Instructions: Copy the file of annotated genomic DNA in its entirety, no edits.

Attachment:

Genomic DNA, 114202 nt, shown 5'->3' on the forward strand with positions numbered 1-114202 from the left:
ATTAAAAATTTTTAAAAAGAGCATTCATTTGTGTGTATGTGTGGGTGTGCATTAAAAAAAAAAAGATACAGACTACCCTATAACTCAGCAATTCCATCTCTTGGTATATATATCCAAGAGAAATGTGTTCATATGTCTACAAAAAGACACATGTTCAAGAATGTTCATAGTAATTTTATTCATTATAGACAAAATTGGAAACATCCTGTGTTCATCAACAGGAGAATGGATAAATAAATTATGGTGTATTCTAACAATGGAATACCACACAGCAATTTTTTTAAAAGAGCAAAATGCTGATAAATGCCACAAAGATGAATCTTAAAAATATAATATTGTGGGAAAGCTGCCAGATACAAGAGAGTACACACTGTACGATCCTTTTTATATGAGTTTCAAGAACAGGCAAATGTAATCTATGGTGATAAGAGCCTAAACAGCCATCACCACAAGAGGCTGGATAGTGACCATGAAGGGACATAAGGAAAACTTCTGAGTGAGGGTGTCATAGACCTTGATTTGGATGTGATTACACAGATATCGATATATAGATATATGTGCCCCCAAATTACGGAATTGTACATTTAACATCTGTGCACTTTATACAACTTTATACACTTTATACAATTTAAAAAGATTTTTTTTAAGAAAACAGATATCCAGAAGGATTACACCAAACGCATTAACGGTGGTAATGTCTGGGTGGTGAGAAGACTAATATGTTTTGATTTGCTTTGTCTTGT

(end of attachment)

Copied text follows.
Genomic DNA, 114202 nt, shown 5'->3' on the forward strand with positions numbered 1-114202 from the left:
ATTAAAAATTTTTAAAAAGAGCATTCATTTGTGTGTATGTGTGGGTGTGCATTAAAAAAAAAAAGATACAGACTACCCTATAACTCAGCAATTCCATCTCTTGGTATATATATCCAAGAGAAATGTGTTCATATGTCTACAAAAAGACACATGTTCAAGAATGTTCATAGTAATTTTATTCATTATAGACAAAATTGGAAACATCCTGTGTTCATCAACAGGAGAATGGATAAATAAATTATGGTGTATTCTAACAATGGAATACCACACAGCAATTTTTTTAAAAGAGCAAAATGCTGATAAATGCCACAAAGATGAATCTTAAAAATATAATATTGTGGGAAAGCTGCCAGATACAAGAGAGTACACACTGTACGATCCTTTTTATATGAGTTTCAAGAACAGGCAAATGTAATCTATGGTGATAAGAGCCTAAACAGCCATCACCACAAGAGGCTGGATAGTGACCATGAAGGGACATAAGGAAAACTTCTGAGTGAGGGTGTCATAGACCTTGATTTGGATGTGATTACACAGATATCGATATATAGATATATGTGCCCCCAAATTACGGAATTGTACATTTAACATCTGTGCACTTTATACAACTTTATACACTTTATACAATTTAAAAAGATTTTTTTTAAGAAAACAGATATCCAGAAGGATTACACCAAACGCATTAACGGTGGTAATGTCTGGGTGGTGAGAAGACTAATATGTTTTGATTTGCTTTGTCTTGT